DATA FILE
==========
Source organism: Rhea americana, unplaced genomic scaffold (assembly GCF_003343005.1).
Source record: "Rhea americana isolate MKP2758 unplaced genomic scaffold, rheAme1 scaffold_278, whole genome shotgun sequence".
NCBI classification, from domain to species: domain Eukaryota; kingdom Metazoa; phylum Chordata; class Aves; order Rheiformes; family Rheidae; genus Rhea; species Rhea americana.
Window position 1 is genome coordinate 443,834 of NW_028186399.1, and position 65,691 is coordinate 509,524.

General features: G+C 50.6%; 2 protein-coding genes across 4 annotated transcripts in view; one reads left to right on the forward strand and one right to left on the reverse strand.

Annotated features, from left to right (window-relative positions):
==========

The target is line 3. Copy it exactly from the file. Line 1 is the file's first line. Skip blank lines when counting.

NCBI classification, from domain to species: domain Eukaryota; kingdom Metazoa; phylum Chordata; class Aves; order Rheiformes; family Rheidae; genus Rhea; species Rhea americana.